China estimates it will need to build 40 new cities to accommodate the internal immigration of 300m people from the countryside in barely more than a decade.
Dongtan is an undoubted vision of paradise after the ghastly free-market explosion of other settlements, such as Guangzhou (which are not entirely new but might as well be as they sweep everything old in their path away) but it is hard for anywhere marginally civilised not to be paradise after that. The question is, can new cities become, in time, as successful as the current capitals of culture and commerce?
If we revisit the first wave of modernist cities, the mistakes, as well as the things that were right, are very clear. Roger Hawkins of architects Hawkins\Brown is working on a revitalisation of the town centre through the building of a deceptively simple new structure to house a blend of civic and arts facilities.
“Corby is town planning gone wrong,” he says of one of the UK’s 1950s new towns. “Harlow, another town which displayed the aspirations of the postwar period, is successful because of its placement on the motorways. Corby, with 40,000 people, is the largest town in Europe not to have a railway station yet the utopian vision of pedestrianised precincts quickly deteriorated into the classic windswept plazas.” Perhaps, in spite of its appearance in every single architects’ drawing, every new town and suburb, the plaza was never a very English type. The most popular and successful places in the UK are almost always streets – Princes Street in Edinburgh, Oxford Street and the tight, bitty, gritty grids of Soho and Shoreditch in London. Which Londoner spends any time in Covent Garden or Trafalgar Square?
Ultimately, as Sennett explains, the problem is time. “Networks,” he says, “are what make cities work, why people want to be in them and these take a long time to develop. A city that ‘ripens’ slowly accommodates the best networks and that is why people like long-established places better.”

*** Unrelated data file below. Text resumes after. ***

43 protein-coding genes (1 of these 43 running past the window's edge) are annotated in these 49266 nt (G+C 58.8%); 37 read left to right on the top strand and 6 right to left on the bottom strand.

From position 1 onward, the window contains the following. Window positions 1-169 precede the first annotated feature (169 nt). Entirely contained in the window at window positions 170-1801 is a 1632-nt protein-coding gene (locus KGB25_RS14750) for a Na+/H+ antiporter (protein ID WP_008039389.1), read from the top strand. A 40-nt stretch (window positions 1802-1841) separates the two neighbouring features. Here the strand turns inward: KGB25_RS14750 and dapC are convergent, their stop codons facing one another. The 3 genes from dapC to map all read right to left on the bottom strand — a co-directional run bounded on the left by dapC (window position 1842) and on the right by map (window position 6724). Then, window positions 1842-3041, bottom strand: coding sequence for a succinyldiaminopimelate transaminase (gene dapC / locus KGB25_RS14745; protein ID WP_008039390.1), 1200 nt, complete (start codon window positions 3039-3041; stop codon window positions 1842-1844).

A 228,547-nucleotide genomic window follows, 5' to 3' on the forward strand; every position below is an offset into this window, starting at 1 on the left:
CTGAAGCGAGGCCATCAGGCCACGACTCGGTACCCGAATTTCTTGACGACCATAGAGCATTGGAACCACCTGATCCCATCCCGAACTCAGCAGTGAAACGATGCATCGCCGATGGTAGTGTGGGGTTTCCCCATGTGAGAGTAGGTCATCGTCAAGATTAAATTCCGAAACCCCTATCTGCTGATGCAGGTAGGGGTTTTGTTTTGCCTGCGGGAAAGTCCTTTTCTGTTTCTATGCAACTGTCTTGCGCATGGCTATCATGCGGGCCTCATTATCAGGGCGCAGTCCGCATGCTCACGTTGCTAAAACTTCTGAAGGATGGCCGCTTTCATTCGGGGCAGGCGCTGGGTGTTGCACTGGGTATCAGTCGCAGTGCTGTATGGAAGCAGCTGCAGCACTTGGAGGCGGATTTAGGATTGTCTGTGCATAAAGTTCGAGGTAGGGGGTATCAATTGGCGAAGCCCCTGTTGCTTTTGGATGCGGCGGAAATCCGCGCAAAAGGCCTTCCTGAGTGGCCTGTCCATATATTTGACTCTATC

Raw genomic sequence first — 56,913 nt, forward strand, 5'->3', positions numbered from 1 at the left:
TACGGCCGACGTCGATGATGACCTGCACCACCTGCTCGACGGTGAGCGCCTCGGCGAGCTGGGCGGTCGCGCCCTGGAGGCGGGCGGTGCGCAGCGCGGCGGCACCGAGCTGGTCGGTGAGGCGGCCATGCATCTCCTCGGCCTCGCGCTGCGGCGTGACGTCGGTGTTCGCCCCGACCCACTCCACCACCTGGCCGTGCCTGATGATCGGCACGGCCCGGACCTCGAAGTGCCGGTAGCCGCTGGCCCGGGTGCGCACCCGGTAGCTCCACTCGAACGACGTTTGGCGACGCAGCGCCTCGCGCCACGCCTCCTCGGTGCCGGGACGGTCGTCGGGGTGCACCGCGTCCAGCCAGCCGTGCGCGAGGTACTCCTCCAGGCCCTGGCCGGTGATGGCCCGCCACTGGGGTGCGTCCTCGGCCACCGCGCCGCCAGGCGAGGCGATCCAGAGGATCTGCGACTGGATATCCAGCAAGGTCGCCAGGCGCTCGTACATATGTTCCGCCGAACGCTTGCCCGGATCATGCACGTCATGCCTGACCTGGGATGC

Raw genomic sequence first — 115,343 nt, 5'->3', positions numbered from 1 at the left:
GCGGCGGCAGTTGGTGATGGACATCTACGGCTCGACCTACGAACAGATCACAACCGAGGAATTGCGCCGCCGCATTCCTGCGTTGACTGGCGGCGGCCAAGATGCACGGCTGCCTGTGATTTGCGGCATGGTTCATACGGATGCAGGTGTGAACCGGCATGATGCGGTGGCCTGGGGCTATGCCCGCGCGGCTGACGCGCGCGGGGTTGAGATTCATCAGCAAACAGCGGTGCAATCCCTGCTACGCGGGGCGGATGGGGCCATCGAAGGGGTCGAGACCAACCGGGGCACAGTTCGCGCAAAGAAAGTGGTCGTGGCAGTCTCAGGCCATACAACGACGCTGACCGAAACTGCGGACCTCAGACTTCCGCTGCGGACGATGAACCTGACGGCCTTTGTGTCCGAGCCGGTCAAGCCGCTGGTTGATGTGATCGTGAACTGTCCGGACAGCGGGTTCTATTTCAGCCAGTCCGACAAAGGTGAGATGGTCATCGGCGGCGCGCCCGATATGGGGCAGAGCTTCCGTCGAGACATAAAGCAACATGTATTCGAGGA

In the US, perhaps in China, certainly in Dubai, new towns do seem to have a future despite their faults. They are all cultures that privilege the new over the old. In the UK and in much of Europe there is still a sentimental attachment to the old that is proving hard to break. Yet new cities will have to be built. In the UK Gordon Brown is intending to make the construction of 100,000 eco-homes in newly built towns one of the shots in his opening salvo as prime minister.
But new towns are hard to plan, hard to build and notoriously hard to predict. Yet we have to start somewhere. Rem Koolhaas, contemporary architecture’s most potent polemicist (who has for years been attempting to rejuvenate Almere) is positive about this uncertainty. “We were making sand castles,” he says. “Now we are swimming in the sea which swept them away…The certainty of failure has to be our laughing gas/oxygen; modernisation our most potent drug…In a landscape of increasing impermanence, urbanism is no longer, or has to be the most solemn of our decisions; urbanism can lighten up…What if we simply declare there is no crisis – redefine our relationship with the city not as its makers but as its mere subjects, as its supporters? More than ever, the city is all we have.”